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User-Friendly Discussion of Modified Accrual Basis of Accounting

Governmental accounting is generally taught after students have learned the theory of accrual accounting and the journal entries needed to record accrual-related transactions and events. Because of this, some students have difficulty grasping both the concepts underlying the modified accrual basis/financial resources measurement focus used in governmental-type funds and the accounting and financial reporting implications. Therefore, Chapter 4 introduces the topic and Chapter 5 reinforces and expands upon the discussion in Chapter 4.

Chapter 5 contains extensive discussion of why modified accrual accounting is used, the basic principles of modified accrual accounting, and—in a Governmental Accounting in Practice illustration—a discussion of how financial statements prepared using modified accrual accounting can mislead the unwary reader because modified accrual does not always measure the economic substance of transactions and events. We believe our frank coverage of the subject—and the classroom discussion it should foster—will help the student better understand it. Chapter 5 also includes detailed discussion of the accounting entries needed to record transactions and events under modified accrual accounting, a comprehensive end-of-chapter illustration that covers the entire accounting and financial reporting cycle, including many exercises, and problems.

New Accounting Standards

Keeping an accounting text up-to-date can be challenging because accounting standards-setters are invariably working on new standards while the text is being written. This edition takes account of all standards issued by the Governmental Accounting Standards Board through GASB Statement No. 87 and even refers to statements and concepts statements in progress while the text was being written.

Coverage of Other Types of Entities

Although most of this text (Chapters 2 through 10) is devoted to state and local government accounting, we provide extensive coverage of the unique aspects of accounting and financial reporting for the federal government and nonprofit entities, including nonprofit hospitals. In Chapter 11 (federal government), we cite specific references to the government’s Standard General Ledger. Exploring the citations included in this chapter will give students greater insight into federal government finances; our Federal Financial Reporting in Practice provides an accounting perspective on the growth of the federal deficit.

We also include illustrations for the material covered in the chapters on nonprofit organizations. These illustrations and related discussion conform to the new FASB standards for nonprofits issued in August 2016.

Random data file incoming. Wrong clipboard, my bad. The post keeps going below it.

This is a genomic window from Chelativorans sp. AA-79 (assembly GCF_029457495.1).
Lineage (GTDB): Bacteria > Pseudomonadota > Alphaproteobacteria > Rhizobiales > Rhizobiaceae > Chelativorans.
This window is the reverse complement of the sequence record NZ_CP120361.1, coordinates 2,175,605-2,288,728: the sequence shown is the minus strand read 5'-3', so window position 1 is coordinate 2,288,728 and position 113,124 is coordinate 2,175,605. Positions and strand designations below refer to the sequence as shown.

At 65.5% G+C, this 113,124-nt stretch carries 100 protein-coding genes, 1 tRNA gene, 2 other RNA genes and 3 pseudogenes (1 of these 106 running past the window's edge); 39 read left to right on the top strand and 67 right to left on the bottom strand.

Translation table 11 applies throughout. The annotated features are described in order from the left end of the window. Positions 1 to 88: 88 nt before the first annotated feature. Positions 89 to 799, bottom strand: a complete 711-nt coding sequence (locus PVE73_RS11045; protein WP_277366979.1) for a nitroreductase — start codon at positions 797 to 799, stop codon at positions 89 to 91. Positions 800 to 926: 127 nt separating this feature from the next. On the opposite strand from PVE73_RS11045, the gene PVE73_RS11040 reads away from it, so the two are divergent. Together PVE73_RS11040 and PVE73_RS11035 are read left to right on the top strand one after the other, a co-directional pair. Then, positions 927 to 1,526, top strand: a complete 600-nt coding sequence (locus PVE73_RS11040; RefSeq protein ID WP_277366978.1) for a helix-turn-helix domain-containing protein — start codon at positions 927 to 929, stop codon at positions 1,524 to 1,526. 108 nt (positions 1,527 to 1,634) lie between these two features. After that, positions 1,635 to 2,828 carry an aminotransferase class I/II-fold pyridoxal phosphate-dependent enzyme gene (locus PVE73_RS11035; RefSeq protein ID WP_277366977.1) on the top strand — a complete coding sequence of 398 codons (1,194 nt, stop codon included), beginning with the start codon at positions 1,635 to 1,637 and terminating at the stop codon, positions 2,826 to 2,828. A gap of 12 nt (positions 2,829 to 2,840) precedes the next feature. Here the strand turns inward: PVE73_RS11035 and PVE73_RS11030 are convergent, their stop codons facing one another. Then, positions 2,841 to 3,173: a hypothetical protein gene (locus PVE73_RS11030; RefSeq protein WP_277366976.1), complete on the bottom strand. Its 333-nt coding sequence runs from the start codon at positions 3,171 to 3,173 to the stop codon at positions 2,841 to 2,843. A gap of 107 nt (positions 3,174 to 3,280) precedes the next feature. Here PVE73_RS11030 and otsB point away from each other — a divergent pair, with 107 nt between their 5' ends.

Actual Financial Statements Analyzed

Accounting and public administration students need to understand not only how accounting information is gathered and reported, but also how it is used. Therefore, the chapter on financial statement analysis (Chapter 14) includes a discussion of the principles of financial statement analysis, which is supplemented with our own analysis of a real government and a real hospital. As a basis for analyzing the financial position of the hospital, we used “indicators” and “norms” taken from data on actual hospitals, available at various websites. Our objective here is to provide the inquisitive student with sufficient data to “do it yourself.”

Continuing Problem

This text has a “continuing problem” for instructors who like to reinforce the discussion of accounting principles with problems that carry throughout the text. The continuing problem includes assignments for four governmental funds, enterprise and internal service funds, and a pension or OPEB trust fund. Assignments for the continuing problem appear at the end of Chapters 3, 5, 6, 9, and 10—going from budgetary accounting to the preparation of fund and government-wide financial statements.

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Reviews for Each Learning Objective

Governmental and nonprofit accounting can be difficult for students who have been exposed only to commercial accounting. To help students comprehend the governmental and nonprofit accounting concepts, a guided example is included with each learning objective. The guided examples allow students to do an exercise that reinforces the accounting concept or application discussed in that section. Answers for the guided examples are provided at the end of each chapter, and a corresponding Guided Example video can be accessed through myBusinessCourse, Cambridge Business Publishers' online homework platform, where the authors explain the thought process used to solve the review.